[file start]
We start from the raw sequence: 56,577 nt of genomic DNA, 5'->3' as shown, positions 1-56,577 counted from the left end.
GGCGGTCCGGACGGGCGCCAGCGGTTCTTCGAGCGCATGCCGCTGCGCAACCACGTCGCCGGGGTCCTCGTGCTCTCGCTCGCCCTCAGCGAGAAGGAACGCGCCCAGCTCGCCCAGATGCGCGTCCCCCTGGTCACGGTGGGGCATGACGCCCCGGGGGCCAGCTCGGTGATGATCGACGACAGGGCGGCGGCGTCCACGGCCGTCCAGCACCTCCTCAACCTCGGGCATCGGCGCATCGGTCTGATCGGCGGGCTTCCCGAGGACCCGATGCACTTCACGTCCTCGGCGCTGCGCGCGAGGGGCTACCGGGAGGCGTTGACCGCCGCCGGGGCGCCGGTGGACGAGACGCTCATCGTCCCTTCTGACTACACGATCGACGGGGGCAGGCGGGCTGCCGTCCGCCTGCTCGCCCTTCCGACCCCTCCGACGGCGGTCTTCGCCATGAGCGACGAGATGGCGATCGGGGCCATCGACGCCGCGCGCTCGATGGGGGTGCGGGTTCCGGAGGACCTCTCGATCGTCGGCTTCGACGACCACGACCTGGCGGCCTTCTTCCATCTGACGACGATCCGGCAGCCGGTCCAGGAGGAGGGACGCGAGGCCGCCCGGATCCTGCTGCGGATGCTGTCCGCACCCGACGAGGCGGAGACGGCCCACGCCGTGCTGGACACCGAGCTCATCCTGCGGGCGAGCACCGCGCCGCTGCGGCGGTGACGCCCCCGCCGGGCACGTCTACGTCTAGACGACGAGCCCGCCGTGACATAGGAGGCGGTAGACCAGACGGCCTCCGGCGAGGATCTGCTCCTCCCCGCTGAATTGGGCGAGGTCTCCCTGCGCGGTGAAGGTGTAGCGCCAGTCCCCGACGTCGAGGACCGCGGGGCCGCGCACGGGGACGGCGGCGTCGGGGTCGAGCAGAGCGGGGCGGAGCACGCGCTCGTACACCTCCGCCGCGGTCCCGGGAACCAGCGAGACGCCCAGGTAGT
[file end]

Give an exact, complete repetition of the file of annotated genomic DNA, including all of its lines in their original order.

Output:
We start from the raw sequence: 56,577 nt of genomic DNA, 5'->3' as shown, positions 1-56,577 counted from the left end.
GGCGGTCCGGACGGGCGCCAGCGGTTCTTCGAGCGCATGCCGCTGCGCAACCACGTCGCCGGGGTCCTCGTGCTCTCGCTCGCCCTCAGCGAGAAGGAACGCGCCCAGCTCGCCCAGATGCGCGTCCCCCTGGTCACGGTGGGGCATGACGCCCCGGGGGCCAGCTCGGTGATGATCGACGACAGGGCGGCGGCGTCCACGGCCGTCCAGCACCTCCTCAACCTCGGGCATCGGCGCATCGGTCTGATCGGCGGGCTTCCCGAGGACCCGATGCACTTCACGTCCTCGGCGCTGCGCGCGAGGGGCTACCGGGAGGCGTTGACCGCCGCCGGGGCGCCGGTGGACGAGACGCTCATCGTCCCTTCTGACTACACGATCGACGGGGGCAGGCGGGCTGCCGTCCGCCTGCTCGCCCTTCCGACCCCTCCGACGGCGGTCTTCGCCATGAGCGACGAGATGGCGATCGGGGCCATCGACGCCGCGCGCTCGATGGGGGTGCGGGTTCCGGAGGACCTCTCGATCGTCGGCTTCGACGACCACGACCTGGCGGCCTTCTTCCATCTGACGACGATCCGGCAGCCGGTCCAGGAGGAGGGACGCGAGGCCGCCCGGATCCTGCTGCGGATGCTGTCCGCACCCGACGAGGCGGAGACGGCCCACGCCGTGCTGGACACCGAGCTCATCCTGCGGGCGAGCACCGCGCCGCTGCGGCGGTGACGCCCCCGCCGGGCACGTCTACGTCTAGACGACGAGCCCGCCGTGACATAGGAGGCGGTAGACCAGACGGCCTCCGGCGAGGATCTGCTCCTCCCCGCTGAATTGGGCGAGGTCTCCCTGCGCGGTGAAGGTGTAGCGCCAGTCCCCGACGTCGAGGACCGCGGGGCCGCGCACGGGGACGGCGGCGTCGGGGTCGAGCAGAGCGGGGCGGAGCACGCGCTCGTACACCTCCGCCGCGGTCCCGGGAACCAGCGAGACGCCCAGGTAGT